Research in Developmental Disabilities. 2014 Dec; 35(12): 3236-44
Children with epilepsy often have other neurological problems such as autism and ADHD. This paper is a detailed report on four children with epilepsy as well as symptoms of PDA (Pathological Demand Avoidance). These four represent 5% of the observed group of 85 children with epilepsy. They were identified by the study research psychologist as “presenting with clinically impairing difficulties associated with avoidance of everyday demands and requests, and extreme behaviour in response to demands.” Their parents completed the EDA-Q (see O’Nions 2014 for more information).
Three of these children scored in the PDA range of the EDA-Q, and the clinicians felt the one who scored somewhat below the threshold nevertheless displayed behavior consistent with PDA. All four of them had their first seizure before the age of 5, and met criteria for ADHD; three for ASD (Autism Spectrum Disorder), three for DCD (Developmental Coordination Disorder), and two for ODD (Oppositional Defiant Disorder). All four were on medication for behavioral symptoms. Their symptoms and behavior are described in detail in this study.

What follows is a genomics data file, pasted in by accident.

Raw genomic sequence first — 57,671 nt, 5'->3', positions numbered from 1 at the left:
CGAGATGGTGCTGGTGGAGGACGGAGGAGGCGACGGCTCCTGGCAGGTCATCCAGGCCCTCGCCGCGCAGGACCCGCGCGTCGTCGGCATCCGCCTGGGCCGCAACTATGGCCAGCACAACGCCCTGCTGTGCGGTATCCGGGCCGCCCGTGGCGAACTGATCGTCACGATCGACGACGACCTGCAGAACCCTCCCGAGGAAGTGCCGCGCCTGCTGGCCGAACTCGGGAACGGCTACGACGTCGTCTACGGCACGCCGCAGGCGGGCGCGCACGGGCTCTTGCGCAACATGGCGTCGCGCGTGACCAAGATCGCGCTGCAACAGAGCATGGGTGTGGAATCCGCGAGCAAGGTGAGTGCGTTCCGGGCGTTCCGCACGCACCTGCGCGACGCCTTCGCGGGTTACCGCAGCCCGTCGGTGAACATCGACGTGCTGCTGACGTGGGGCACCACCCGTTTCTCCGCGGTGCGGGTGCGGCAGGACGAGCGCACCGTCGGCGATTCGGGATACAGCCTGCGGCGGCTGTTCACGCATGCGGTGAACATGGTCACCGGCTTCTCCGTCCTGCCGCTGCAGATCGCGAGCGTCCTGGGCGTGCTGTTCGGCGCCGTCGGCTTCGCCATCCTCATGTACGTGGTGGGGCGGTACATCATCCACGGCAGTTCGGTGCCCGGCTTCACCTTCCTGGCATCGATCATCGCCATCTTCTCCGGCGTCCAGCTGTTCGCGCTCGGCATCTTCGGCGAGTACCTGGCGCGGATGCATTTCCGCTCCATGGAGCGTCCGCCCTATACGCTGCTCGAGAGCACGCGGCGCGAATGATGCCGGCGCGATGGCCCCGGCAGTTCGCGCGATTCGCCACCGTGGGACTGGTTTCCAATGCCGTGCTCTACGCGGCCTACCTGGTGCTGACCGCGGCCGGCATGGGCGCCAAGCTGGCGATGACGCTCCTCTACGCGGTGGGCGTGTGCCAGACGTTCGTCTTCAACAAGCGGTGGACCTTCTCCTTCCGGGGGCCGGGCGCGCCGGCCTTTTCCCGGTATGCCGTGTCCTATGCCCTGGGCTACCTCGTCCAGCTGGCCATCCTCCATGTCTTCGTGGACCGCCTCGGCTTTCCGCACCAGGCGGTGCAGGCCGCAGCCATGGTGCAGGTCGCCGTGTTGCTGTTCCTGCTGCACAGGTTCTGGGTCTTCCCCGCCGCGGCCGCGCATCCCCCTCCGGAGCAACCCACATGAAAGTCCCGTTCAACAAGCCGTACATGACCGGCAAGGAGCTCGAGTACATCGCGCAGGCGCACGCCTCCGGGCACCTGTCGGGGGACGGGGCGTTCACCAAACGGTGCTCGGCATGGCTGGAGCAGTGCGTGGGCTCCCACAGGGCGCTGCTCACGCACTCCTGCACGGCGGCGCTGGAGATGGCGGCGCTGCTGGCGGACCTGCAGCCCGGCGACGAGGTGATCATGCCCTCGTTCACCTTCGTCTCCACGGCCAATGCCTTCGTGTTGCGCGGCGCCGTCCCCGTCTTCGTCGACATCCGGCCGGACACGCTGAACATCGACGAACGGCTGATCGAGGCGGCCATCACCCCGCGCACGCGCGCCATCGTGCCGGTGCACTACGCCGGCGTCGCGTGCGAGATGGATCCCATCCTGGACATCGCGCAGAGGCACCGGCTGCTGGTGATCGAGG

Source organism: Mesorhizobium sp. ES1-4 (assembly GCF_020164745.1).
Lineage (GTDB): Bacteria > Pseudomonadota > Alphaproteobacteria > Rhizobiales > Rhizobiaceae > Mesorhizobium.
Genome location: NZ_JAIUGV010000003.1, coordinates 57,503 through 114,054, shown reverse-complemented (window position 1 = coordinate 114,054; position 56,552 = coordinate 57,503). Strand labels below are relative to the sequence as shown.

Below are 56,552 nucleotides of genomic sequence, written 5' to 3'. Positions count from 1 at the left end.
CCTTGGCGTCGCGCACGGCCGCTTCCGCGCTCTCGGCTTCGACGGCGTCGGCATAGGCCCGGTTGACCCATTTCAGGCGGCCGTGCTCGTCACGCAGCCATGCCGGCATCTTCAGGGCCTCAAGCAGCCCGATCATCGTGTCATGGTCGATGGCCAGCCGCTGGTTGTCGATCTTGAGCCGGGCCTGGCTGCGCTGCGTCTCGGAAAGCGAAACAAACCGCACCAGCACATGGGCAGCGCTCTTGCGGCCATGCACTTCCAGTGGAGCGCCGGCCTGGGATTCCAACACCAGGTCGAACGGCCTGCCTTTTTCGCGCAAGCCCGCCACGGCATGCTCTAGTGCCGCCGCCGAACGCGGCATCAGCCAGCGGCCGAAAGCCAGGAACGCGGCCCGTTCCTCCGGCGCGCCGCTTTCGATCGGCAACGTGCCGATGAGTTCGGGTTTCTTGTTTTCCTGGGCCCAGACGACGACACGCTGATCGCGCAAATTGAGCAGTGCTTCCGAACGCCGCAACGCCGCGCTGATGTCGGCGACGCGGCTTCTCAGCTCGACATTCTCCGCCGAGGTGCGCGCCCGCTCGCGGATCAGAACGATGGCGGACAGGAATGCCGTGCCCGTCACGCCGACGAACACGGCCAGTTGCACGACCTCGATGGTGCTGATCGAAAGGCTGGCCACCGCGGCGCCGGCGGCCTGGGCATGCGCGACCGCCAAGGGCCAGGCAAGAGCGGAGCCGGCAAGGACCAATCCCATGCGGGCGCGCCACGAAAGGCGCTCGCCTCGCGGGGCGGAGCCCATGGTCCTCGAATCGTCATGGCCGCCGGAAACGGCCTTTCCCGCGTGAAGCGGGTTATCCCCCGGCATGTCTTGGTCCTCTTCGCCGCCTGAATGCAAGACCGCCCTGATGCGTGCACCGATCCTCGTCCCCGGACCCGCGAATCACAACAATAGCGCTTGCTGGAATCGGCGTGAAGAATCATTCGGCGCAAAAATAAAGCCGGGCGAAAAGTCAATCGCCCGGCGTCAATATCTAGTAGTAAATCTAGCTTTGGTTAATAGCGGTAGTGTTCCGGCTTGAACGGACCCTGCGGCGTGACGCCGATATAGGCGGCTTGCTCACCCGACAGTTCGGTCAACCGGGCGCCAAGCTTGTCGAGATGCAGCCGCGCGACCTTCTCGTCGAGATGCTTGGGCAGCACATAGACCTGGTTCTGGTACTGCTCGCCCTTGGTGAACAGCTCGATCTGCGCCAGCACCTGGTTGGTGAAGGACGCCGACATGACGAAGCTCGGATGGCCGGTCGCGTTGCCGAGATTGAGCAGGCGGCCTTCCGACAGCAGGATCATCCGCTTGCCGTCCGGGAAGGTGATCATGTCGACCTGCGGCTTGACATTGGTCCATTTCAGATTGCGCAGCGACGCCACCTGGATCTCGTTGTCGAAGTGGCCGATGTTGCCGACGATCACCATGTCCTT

QUOTE: “What appears to differentiate those described as having PDA is that they appear to have a level of social insight unusual in most children with ASD, and may use frequent and varied socially manipulative strategies to avoid complying with requests. They may also resort to extreme behaviour apparently intended to shock. … Furthermore, ASD-appropriate strategies, such as routine and repetition, are anecdotally reported to be unhelpful in these children.”
QUOTE: “Symptoms of PDA should be considered when evaluating neurobehavioural comorbidity in childhood epilepsy.”
QUOTE: (in the Conclusion): “Chldren with epilepsy often present with multiple neurobehavioural difficulties, and it would appear that extreme demand avoidance should be a further consideration with respect to assessment, particularly in those who are “motor clumsy” or who do not respond to approaches that commonly work for children with ASD, ADHD or conduct problems. We would argue that Extreme Demand Avoidance (EDA) might be a more appropriate and acceptable term to describe this profile.”
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